The longevity diet: Lots of beans and periodic fasts slow ageing

Want to slow ageing? Substitute beans for red meat,

Want to slow ageing? Substitute beans for red meat,

Valter Longo grew up in a village in Calabria called Molochio, famous for being a so-called ‘blue zone’ – an area where the locals were known to live exceptionally long lives and to suffer lower rates of chronic disease.

In recent years, the town’s abundance of centenarians has become a curiosity for the likes National Geographic – and what has emerged is a story of people who eating mainly beans and fruit, and no red meat.

And, in frequent harder times, they barely ate at all.

Perhaps it was all those ancient people that freaked young Valter Longo out. As a teenager he fled to the US, where he lived with extended family and planned on being a rock star.

But he eventually abandoned his guitar and took up studying those old home-town people and asking why they have managed to live longer and healthier lives than most – and along the way he’s become a rock star in the somewhat controversial field of slowing down ageing.

A paper he wrote in 1994 that detailed the ageing pathway of yeast was rejected and even mocked for seven years. It was eventually published in 2001.

As an enthusiastic 2017 profile in Stat News reported, the paper has since been cited hundreds of times.

“If someone said, ‘What are you working on?’ we would say oxidative chemistry,” Dr Longo told Stat. “You couldn’t say ageing. That was viewed as a joke.”

Diet might work better than a cancer cure

Some theorists, such as the British molecular biologist Aubrey de Grey, believe ageing is a disease that can be cured. Once that’s achieved we could live to 1000 years, is de Grey’s contentious claim.

Dr Longo professor of gerontology and the biological sciences at the USC Davis School of Gerontology and director of the USC Longevity Institute is more modest in his ambitions. He’s has become convinced that diet is the key to living vigorously to the age of 110.

Professor Valter Longo on the fast-track to longevity. Photo: USC

By way of contrast, he pointed out in his 2016 Ted Talk that if we could completely cure cancer, the gains in longevity would be relatively modest, maybe an extra four or five years on average.

Where Aubrey de Grey is something of a superstar in the immortality sphere, his ideas have been written off by many serious scientists.

Professor Longo, on the other hand, has convinced many of his colleagues that he’s truly on to something. Even sceptics have suggested his ideas are plausible, but want to see larger studies in humans.

The Longo plan

In April, Professor Longo having been in the pursuit of longevity for 30 years co-authored a widely reported article with Dr Rozalyn Anderson, director of the metabolism of ageing program at the University of Wisconsin school of medicine and public health.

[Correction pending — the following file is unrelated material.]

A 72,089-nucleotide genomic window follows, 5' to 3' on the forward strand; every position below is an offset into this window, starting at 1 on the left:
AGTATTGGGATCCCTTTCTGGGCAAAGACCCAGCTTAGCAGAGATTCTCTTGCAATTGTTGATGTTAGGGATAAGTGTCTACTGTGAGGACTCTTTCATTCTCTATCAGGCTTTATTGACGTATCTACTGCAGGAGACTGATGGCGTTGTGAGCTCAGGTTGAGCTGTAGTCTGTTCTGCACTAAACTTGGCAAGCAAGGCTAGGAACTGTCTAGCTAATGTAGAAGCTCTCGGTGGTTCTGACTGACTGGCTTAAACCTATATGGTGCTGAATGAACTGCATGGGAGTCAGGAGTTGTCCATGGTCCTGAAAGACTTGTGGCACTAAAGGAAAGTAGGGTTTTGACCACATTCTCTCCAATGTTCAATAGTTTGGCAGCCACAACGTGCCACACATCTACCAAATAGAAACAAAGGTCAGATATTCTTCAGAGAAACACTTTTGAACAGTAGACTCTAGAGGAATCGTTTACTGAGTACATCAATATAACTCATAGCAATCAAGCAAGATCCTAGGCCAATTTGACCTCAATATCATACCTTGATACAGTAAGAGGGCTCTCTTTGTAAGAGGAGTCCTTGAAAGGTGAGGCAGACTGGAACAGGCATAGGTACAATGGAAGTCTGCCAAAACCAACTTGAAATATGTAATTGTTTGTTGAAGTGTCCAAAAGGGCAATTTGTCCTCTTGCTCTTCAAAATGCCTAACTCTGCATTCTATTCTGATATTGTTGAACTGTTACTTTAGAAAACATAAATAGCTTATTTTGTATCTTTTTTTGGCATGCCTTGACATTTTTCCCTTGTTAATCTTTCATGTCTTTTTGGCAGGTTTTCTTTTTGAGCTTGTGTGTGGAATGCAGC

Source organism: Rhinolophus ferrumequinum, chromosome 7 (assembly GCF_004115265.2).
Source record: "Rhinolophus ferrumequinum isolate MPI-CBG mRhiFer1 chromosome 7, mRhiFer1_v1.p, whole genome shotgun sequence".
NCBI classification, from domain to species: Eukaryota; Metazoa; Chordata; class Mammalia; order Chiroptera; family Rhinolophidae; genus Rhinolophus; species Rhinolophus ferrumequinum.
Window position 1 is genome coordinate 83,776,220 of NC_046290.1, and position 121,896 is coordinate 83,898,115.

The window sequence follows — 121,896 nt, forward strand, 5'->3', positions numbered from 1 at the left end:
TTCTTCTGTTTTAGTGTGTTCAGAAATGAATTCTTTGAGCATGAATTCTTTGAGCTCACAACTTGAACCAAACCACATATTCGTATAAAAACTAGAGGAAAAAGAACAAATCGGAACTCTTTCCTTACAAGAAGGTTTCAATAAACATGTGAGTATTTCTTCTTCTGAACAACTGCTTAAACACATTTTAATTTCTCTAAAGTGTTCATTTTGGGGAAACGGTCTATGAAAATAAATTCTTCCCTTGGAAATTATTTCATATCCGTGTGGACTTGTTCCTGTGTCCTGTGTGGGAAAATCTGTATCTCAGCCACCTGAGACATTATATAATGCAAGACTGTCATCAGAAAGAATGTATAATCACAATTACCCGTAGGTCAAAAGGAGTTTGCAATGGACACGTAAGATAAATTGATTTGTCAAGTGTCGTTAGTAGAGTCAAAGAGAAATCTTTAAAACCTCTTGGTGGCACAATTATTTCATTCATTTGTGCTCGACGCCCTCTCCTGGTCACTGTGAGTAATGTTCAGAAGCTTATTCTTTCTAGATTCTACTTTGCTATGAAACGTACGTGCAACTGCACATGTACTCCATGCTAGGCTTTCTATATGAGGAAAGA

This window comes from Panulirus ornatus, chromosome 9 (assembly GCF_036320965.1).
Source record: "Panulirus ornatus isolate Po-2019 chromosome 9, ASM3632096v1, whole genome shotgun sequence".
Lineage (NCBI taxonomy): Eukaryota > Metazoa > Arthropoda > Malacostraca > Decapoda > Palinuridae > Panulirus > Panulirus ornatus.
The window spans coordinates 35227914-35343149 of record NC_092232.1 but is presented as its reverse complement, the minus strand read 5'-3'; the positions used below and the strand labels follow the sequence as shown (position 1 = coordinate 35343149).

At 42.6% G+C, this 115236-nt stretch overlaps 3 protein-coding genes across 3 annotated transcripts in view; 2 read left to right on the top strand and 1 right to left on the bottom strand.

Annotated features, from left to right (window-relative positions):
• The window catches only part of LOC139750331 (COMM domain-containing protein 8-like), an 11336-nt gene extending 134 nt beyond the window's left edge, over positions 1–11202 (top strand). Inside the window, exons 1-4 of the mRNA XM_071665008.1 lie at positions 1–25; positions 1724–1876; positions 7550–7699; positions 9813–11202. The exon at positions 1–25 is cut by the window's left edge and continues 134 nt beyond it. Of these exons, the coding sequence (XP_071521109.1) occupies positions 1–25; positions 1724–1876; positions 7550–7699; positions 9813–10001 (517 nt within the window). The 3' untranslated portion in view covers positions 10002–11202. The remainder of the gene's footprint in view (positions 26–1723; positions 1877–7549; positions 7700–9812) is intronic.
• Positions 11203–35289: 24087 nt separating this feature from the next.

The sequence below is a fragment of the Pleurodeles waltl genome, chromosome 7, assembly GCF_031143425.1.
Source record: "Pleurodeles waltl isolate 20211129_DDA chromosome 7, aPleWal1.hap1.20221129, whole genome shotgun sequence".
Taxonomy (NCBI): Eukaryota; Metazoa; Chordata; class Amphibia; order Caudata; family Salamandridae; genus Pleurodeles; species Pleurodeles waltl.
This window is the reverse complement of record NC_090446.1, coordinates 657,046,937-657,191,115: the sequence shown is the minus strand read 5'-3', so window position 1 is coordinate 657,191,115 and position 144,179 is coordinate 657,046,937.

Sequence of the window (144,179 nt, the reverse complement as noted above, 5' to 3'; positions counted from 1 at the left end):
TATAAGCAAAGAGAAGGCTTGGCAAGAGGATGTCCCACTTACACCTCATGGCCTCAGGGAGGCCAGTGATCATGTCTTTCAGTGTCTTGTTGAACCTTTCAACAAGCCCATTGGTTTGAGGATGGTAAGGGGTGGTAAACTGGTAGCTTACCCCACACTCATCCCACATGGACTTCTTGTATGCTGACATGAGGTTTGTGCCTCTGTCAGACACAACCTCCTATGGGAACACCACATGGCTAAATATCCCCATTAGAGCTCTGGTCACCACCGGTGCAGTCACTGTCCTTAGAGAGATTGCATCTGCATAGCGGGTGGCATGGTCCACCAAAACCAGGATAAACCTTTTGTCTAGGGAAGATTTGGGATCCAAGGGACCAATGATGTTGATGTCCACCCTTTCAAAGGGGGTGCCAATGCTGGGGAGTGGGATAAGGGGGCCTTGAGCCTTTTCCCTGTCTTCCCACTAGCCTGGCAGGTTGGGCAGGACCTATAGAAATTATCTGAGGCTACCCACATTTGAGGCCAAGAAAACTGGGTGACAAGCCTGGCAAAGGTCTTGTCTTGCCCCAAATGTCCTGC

The researchers reviewed hundreds of studies on nutrition, diseases and longevity in laboratory animals and humans and combined them with their own studies on nutrients and ageing.

The net result was “a clearer picture of the best diet for a longer, healthier life”.

“We explored the link between nutrients, fasting, genes and longevity in short-lived species, and connected these links to clinical and epidemiological studies in primates and humans – including centenarians,” Professor Longo said.

Eating well might save your marbles, and even your teeth. Photo: Getty

“By adopting an approach based on over a century of research, we can begin to define a longevity diet that represents a solid foundation for nutritional recommendations and for future research.”

The short version: “Lots of legumes, whole grains, and vegetables; some fish; no red meat or processed meat and very low white meat; low sugar and refined grains; good levels of nuts and olive oil, and some dark chocolate.”

In fact, this is essentially the diet that Professor Longo previously published in book form but now the science is catching up.

On the face of it, it doesn’t appear to be that ground-breaking.

But the innovation isn’t in the foods you consume most of the time under the plan, the life-extending potential is in what’s called a fasting-mimicking diet.

It’s a rather neat trick, where the body goes into fasting mode for five days – which prompts stem cells to regenerate the immune system – while you actually continue to eat a modest number of calories.

The Longo plan includes eating 1100 plant-based calories made up of nuts, vegetables, soups, olive and teas on the first day – and then around 800 for the next four days.

Does it actually work?

In 2017, Professor Longo and colleagues published a randomised Phase II clinical trial involving 71 healthy people aged 20 to 70.

On and off, for three months, the participants followed a periodic, five-day fasting diet designed by Longo.

The diet reduced cardiovascular risk factors including blood pressure, signs of inflammation (measured by C-reactive protein levels), as well as fasting glucose and reduced levels of IGF-1, a hormone that affects metabolism.

It also shrank waistlines and resulted in weight loss, both in total body fat and trunk fat, but not in muscle mass.

Overall, the diet reduced the study participants’ risks for cancer, diabetes, heart disease and other age-related diseases.

These positive results were found to be sustained three months after the trial.

What happens next? A large, FDA phase III clinical trial to test the fast-mimicking diet on patients diagnosed with age-related diseases or at high risk for them.

Professor Longo might be a very old man by the time he fully cracks the code for the longevity. By then, he’ll be walking proof of his own theories. Or not.

For more on Professor Longo and fast-mimicking might slow ageing, see here.

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